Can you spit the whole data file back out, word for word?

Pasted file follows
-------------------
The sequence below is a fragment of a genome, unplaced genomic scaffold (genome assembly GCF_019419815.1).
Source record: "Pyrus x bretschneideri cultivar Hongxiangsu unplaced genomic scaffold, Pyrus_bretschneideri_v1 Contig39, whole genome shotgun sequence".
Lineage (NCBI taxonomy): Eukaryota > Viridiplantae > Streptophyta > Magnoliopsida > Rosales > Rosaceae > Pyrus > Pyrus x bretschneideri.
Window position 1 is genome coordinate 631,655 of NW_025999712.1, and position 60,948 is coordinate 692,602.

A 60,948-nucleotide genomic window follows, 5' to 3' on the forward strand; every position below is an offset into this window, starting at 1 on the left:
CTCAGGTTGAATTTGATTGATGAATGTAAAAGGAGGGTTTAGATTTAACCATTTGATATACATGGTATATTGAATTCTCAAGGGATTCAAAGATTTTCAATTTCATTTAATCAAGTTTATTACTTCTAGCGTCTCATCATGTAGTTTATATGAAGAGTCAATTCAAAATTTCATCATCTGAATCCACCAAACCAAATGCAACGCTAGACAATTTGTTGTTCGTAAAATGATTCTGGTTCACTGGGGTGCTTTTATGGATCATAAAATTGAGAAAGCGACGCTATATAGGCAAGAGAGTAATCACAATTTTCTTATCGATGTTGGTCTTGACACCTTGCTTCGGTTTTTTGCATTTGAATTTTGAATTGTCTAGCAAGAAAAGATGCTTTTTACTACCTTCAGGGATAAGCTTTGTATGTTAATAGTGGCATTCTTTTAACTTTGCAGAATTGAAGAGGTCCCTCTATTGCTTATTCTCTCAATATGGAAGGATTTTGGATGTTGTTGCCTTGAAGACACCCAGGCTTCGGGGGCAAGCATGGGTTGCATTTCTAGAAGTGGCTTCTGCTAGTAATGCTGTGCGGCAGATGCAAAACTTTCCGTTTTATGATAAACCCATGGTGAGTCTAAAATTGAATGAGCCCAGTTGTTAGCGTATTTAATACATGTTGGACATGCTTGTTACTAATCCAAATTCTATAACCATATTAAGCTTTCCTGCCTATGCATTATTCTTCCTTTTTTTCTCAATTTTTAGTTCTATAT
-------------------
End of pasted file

The sequence below is a fragment of a genome, unplaced genomic scaffold (genome assembly GCF_019419815.1).
Source record: "Pyrus x bretschneideri cultivar Hongxiangsu unplaced genomic scaffold, Pyrus_bretschneideri_v1 Contig39, whole genome shotgun sequence".
Lineage (NCBI taxonomy): Eukaryota > Viridiplantae > Streptophyta > Magnoliopsida > Rosales > Rosaceae > Pyrus > Pyrus x bretschneideri.
Window position 1 is genome coordinate 631,655 of NW_025999712.1, and position 60,948 is coordinate 692,602.

A 60,948-nucleotide genomic window follows, 5' to 3' on the forward strand; every position below is an offset into this window, starting at 1 on the left:
CTCAGGTTGAATTTGATTGATGAATGTAAAAGGAGGGTTTAGATTTAACCATTTGATATACATGGTATATTGAATTCTCAAGGGATTCAAAGATTTTCAATTTCATTTAATCAAGTTTATTACTTCTAGCGTCTCATCATGTAGTTTATATGAAGAGTCAATTCAAAATTTCATCATCTGAATCCACCAAACCAAATGCAACGCTAGACAATTTGTTGTTCGTAAAATGATTCTGGTTCACTGGGGTGCTTTTATGGATCATAAAATTGAGAAAGCGACGCTATATAGGCAAGAGAGTAATCACAATTTTCTTATCGATGTTGGTCTTGACACCTTGCTTCGGTTTTTTGCATTTGAATTTTGAATTGTCTAGCAAGAAAAGATGCTTTTTACTACCTTCAGGGATAAGCTTTGTATGTTAATAGTGGCATTCTTTTAACTTTGCAGAATTGAAGAGGTCCCTCTATTGCTTATTCTCTCAATATGGAAGGATTTTGGATGTTGTTGCCTTGAAGACACCCAGGCTTCGGGGGCAAGCATGGGTTGCATTTCTAGAAGTGGCTTCTGCTAGTAATGCTGTGCGGCAGATGCAAAACTTTCCGTTTTATGATAAACCCATGGTGAGTCTAAAATTGAATGAGCCCAGTTGTTAGCGTATTTAATACATGTTGGACATGCTTGTTACTAATCCAAATTCTATAACCATATTAAGCTTTCCTGCCTATGCATTATTCTTCCTTTTTTTCTCAATTTTTAGTTCTATAT